CSR: Brokers fear mortgage fallout from cuts
Among a long list of cuts to Whitehall departments administrative budgets and caps on the welfare state, Osborne announced that over the next four years 490,000 public servants will lose their jobs.
He said this would partly be achieved through natural wastage, but the economy must expect some redundancies.
Chris Gardner, director of Southend-based Obligo, said: “I think we’re going to find out just how resilient the private sector is now – trying to find 490,000 people new jobs will be tough. And the majority will more likely than not be mortgaged, which will create more problems for the mortgage market. I think this will be a seminal moment in what has been a horrific financial crisis.”
“This is judgement day,” he added. “The private sector has to pull together and work our way of the problem.”
Rob Killeen, director of London-based broker Capital Fortune, said: “The cuts in public sector jobs will reduce the spending power in the economy and I only hope the scale and timing will prove correct. No-one will ever support cuts but current spending is unsustainable.”
Dominik Lipnicki, director of Peterborough-based broker Your Mortgage Decisions, beleives the majority of public sector job cuts will be achieved through natural wastage.
But he added: “The bigger impact will be on agency staff and contract workers who’ll run out of work. That will take a lot of cash out of the economy. And I don’t think the private sector can replace half a million jobs.”
Tom Cleary, financial services director, at broker Start Financial Services, said: “On the most basic level I understand the public sector did not create the crisis and it seems unfair that they should have to bear the brunt of the cuts.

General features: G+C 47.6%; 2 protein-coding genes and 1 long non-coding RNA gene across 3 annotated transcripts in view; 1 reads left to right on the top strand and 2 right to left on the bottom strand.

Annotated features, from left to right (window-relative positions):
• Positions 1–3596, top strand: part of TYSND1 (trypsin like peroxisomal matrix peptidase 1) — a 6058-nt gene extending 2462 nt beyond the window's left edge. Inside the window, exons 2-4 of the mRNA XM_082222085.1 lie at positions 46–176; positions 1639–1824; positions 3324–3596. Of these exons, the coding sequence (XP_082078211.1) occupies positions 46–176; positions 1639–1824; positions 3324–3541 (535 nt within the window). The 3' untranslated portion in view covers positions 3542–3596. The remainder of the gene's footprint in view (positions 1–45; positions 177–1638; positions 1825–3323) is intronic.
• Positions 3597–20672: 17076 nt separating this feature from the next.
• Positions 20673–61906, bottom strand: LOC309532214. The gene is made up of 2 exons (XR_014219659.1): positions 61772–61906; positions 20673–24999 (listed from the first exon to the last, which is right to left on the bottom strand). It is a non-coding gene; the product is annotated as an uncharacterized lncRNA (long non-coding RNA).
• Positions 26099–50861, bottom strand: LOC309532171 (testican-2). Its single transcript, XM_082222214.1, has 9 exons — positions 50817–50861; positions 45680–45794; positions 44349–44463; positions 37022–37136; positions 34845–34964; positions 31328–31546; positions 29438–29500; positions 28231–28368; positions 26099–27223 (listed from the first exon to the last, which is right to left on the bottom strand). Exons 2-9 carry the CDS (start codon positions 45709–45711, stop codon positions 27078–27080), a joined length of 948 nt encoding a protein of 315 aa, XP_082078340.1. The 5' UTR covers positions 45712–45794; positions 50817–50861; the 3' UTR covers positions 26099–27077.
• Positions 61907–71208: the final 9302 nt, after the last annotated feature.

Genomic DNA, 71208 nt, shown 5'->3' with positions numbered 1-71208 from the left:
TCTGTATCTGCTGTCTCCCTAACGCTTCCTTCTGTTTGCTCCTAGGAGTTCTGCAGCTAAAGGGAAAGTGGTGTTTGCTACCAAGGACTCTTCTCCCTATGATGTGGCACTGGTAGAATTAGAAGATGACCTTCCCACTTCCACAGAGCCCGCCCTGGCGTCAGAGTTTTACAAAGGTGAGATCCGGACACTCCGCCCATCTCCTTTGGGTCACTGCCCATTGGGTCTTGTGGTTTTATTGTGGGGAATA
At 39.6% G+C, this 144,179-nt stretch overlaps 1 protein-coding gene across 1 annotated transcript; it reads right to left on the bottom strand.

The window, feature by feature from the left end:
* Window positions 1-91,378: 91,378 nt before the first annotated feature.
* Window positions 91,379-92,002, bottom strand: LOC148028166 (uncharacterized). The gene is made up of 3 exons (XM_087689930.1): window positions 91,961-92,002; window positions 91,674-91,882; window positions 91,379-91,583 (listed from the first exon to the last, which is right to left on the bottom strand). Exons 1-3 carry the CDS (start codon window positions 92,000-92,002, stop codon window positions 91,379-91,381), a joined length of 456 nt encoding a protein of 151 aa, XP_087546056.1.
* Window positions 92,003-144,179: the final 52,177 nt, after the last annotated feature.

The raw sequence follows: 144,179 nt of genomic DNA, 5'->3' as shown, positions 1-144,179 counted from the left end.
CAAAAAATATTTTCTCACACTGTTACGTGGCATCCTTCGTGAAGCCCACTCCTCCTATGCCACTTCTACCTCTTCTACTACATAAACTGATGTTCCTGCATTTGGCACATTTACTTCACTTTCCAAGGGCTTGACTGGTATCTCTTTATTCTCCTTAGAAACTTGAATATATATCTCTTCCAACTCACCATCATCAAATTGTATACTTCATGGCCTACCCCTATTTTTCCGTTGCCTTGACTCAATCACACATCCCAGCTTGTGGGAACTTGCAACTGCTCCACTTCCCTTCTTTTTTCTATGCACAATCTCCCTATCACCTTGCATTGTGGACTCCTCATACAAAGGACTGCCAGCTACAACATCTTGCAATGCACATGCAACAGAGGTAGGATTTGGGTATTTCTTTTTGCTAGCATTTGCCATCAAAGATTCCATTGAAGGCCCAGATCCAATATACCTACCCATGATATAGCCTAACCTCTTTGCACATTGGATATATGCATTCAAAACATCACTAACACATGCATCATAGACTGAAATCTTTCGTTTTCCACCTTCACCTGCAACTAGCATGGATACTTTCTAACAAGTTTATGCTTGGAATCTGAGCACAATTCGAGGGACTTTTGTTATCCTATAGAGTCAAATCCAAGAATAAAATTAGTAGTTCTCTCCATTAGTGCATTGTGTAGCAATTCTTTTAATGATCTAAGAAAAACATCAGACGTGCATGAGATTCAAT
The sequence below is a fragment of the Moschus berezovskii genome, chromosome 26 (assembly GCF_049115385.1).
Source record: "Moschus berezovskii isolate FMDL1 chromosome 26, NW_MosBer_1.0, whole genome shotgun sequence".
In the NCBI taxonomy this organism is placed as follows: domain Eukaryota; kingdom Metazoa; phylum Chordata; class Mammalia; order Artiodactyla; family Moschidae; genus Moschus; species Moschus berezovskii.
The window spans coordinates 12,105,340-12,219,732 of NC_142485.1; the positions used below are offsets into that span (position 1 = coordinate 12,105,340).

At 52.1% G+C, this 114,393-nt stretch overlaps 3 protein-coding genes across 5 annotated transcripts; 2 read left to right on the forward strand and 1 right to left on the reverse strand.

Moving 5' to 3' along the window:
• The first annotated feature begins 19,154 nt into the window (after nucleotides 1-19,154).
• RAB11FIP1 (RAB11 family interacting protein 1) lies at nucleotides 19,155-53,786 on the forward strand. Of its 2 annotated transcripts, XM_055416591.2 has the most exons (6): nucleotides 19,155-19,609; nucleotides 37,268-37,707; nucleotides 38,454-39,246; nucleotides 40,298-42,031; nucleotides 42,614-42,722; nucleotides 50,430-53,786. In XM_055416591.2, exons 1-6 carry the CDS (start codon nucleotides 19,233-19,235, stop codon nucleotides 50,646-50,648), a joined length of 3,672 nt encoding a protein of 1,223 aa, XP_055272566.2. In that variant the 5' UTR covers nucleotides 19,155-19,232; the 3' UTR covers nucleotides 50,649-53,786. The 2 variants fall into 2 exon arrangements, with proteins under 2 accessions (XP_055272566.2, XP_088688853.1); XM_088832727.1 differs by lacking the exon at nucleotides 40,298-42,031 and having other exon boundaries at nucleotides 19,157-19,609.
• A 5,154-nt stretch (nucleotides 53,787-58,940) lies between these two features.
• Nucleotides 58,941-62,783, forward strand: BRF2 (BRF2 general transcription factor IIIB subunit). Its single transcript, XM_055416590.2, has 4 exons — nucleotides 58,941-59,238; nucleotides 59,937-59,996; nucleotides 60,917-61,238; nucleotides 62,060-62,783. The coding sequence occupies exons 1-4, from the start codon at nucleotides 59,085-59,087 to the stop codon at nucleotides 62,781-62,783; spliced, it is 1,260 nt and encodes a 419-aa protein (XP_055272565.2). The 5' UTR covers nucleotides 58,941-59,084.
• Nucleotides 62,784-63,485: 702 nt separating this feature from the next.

“But massive expenditure by Labour means it will have to. I think the biggest impact will be on consumer confidence and if people start spending less that will impact on recovery.”
Fahim Antonaides, group director of London-based Mortgage Centre IFA, was one broker who thought the cuts hit in the right places.
“The biggest cuts are to Whitehall and the public sector which over the past decade has bloated to this behemoth,” he told Mortgage Introducer. “The only issue now is half a million people out of work will have to go somewhere. If the private sector is to take those people on – and most of the private sector is made up of SMEs – businesses will need to have the confidence they can take new people on.
“We need to see some incentive to SMEs to make sure the private sector can pick up the slack.”
Other announcements included cuts to the social housing budget and caps on tenants’ tenure in council housing.
Essex-based pundit Danny Lovey said Osborne’s announcement that 150,000 new affordable homes would be built from savings resulting from these cuts was a “nice try”.
“It’s a pimple on the face of demand for new homes,” he said. “And while it’s to be welcomed, I can’t see that it’ll have that significant an impact on the market.”
London & Country’s David Hollingworth said the general feeling in the market was that it could have been worse.
He said: “There’s a lot of detail to be sifted through still. There is talk of an increase in affordable housing but it’s difficult to know how the government plans to do that. I would guess shared equity won’t play a large role which would be a shame, but is perhaps not unexpected.”
First Action Finance’s Jonathan Cornell was concerned that there could be unintended consequences for the mortgage market.
“These cuts are bad but inevitable and it will be interesting to see how lenders respond to the news that half a million people in the public sector will be out of a job,” he said.
“Will they get more nervous lending to public sector workers? They may think it though I would guess they’ll struggle to put any discrimination into practice.”